Bill would regulate credit bureaus in Quebec following high-profile data breaches

Quebec’s finance minister wants consumers to be able to freeze their credit files, a service currently unavailable to Canadians.  Minister Eric Girard announced his plan to regulate credit bureaus on Wednesday. It comes following a series of high-profile data breaches this summer.

In June, Desjardins Group revealed the personal data — including social insurance numbers (SINs) — of roughly 2.7 million people was shared with a third party by an employee. At the end of July, the credit card company Capital One said data belonging to 6 million Canadians, including 1 million SINs, was obtained by a hacker.  Recently Revenue Québec said the data of some 23,000 employees and contractors was transferred outside of the organization.

Girard says he wants Quebecers to have access to the best protection offered by the credit industry as the risk of identity theft grows with each data breach.  “It’s in [the credit industry’s] interest to offer the best services to Quebecers,” said Girard.

He said his bill, which he intends to table when the legislature resumes this fall, would set standards that credit bureaus, namely Equifax and Transunion, would have to comply with in order to operate in the province.

Girard said his bill will go further than legislation in place in other provinces by compelling the credit bureaus to allow consumers to freeze their credit file.  This would stop third parties from viewing their file. No new loans and credit cards could be created in their name.  While American customers are able to pay for this service, in Canada credit bureaus only offer credit monitoring.  A CBC Marketplace investigation found credit monitoring does little to protect consumers as consumers are often not immediately notified about suspicious activity.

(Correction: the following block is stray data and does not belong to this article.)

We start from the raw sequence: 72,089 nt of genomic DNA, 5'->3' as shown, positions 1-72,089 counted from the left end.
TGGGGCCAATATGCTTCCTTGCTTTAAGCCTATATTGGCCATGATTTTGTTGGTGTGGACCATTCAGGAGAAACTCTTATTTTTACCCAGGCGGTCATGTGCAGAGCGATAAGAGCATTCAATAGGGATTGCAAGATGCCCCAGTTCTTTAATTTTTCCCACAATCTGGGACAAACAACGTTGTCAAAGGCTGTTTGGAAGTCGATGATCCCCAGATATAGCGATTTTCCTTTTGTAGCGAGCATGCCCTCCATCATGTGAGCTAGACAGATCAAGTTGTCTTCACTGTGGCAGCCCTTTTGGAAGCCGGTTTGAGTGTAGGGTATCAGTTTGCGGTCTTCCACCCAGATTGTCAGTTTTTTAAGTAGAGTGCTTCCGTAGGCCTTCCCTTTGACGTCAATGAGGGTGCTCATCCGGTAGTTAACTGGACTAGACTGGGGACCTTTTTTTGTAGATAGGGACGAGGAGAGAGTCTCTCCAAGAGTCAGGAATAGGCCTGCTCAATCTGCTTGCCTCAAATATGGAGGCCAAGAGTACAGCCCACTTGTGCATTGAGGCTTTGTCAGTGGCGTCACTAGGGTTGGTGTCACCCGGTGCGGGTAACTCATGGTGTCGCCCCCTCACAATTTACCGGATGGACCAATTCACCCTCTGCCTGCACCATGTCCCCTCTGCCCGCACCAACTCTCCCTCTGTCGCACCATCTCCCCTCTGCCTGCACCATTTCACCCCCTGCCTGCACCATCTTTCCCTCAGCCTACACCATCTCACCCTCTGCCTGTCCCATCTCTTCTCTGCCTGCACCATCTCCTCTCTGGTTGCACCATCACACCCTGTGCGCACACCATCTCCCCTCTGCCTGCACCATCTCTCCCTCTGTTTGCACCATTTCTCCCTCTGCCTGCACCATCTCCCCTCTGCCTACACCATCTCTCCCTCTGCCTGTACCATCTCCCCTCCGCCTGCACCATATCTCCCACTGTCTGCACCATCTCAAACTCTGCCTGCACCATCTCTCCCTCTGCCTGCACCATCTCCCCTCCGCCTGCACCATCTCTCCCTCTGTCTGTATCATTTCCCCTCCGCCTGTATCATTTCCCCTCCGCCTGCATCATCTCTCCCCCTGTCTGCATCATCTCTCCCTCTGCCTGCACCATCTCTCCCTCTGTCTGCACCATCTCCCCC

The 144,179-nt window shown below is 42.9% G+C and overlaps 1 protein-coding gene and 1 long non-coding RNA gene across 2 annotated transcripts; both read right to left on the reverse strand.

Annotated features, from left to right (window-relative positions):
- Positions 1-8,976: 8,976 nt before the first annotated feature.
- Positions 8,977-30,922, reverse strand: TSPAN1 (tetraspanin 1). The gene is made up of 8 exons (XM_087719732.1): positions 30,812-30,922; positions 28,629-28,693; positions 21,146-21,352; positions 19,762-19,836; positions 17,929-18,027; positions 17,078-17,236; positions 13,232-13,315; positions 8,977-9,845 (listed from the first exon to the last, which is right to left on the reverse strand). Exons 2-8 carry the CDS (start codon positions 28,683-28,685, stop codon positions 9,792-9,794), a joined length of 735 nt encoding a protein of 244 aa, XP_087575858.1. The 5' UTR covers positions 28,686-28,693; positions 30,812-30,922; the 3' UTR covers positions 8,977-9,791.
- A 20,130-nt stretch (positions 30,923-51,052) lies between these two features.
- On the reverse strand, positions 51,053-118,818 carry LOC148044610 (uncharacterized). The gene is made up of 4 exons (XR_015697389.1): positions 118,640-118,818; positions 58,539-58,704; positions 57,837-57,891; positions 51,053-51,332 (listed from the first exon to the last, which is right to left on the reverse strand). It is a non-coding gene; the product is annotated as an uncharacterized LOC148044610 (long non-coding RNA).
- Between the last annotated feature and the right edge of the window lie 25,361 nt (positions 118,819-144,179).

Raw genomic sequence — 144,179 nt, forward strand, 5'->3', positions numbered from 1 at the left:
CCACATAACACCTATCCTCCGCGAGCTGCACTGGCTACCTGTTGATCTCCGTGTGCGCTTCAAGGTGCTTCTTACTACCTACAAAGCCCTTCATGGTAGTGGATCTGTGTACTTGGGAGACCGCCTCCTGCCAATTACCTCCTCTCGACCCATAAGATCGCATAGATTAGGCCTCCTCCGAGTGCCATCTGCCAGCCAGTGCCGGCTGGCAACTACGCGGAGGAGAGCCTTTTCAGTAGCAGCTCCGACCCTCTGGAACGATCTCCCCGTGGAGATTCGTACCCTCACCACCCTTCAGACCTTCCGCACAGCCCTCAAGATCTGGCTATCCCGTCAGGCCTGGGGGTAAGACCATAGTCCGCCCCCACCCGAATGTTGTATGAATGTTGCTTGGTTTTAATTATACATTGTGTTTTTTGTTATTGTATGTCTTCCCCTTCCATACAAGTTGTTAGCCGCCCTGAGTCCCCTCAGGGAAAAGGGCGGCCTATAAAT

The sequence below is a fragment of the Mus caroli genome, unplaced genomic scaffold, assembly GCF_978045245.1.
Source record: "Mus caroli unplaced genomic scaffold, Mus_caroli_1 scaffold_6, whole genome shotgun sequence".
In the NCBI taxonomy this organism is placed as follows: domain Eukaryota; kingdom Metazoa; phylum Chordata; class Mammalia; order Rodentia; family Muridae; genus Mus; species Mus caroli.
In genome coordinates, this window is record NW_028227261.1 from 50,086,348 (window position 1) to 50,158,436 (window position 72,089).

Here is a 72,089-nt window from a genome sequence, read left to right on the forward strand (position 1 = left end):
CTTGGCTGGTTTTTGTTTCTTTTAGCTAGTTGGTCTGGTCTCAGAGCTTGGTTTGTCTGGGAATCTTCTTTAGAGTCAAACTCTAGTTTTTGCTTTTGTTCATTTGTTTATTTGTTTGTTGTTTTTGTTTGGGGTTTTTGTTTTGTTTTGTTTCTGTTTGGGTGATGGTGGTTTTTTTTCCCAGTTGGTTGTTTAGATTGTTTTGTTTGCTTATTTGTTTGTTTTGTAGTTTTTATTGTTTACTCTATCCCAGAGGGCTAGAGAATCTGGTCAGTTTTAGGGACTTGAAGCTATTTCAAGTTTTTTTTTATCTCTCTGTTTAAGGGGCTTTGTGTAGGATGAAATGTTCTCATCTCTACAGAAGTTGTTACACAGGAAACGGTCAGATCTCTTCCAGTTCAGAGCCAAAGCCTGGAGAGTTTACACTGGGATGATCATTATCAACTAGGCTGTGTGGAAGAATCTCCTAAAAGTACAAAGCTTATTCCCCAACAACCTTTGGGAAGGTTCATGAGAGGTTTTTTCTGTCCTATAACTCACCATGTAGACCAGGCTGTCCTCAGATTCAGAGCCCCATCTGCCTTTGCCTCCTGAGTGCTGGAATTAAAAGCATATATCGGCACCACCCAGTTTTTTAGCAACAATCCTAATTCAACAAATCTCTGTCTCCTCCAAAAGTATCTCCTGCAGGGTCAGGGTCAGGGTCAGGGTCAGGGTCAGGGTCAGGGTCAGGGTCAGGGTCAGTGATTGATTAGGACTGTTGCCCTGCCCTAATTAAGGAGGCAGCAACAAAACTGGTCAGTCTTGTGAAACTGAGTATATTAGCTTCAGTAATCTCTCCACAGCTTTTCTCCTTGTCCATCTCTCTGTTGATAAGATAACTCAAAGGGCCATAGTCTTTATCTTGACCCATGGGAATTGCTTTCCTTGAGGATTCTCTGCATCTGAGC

Opposition wants steep fines for lax data security

Québec Solidaire finance critic Vincent Marissal thinks regulating credit bureaus is a step in the right direction.  But he says financial institutions, whether public or private, must also be held accountable if they have sub-standard data protection.  “There are people losing sleep, who are in depression because their identity has been stolen,” said Marissal, calling the Desjardins breach a “wake-up call.”  He wants these institutions to face “severe” fines that reflect the pain inflicted on their customers.

Girard defends Desjardins’s handling of breach:  Girard said he would be open to a legislative committee studying what happened in the Desjardins case. But he also told reporters that, with help from the Autorité des marchés financiers, Desjardins is “managing the situation properly.”

He highlighted that the credit union is offering identity protection services to all its banking customers, as well as paying for five years of credit monitoring through Equifax (itself the subject of a massive data breach in 2017).  He said the Desjardins data has not yet been found on the dark web, a part of the internet that is not indexed by search engines and serves as home to digital black markets for illegal and stolen goods and services.

Some Quebecers are also petitioning the federal government to have their SINs changed.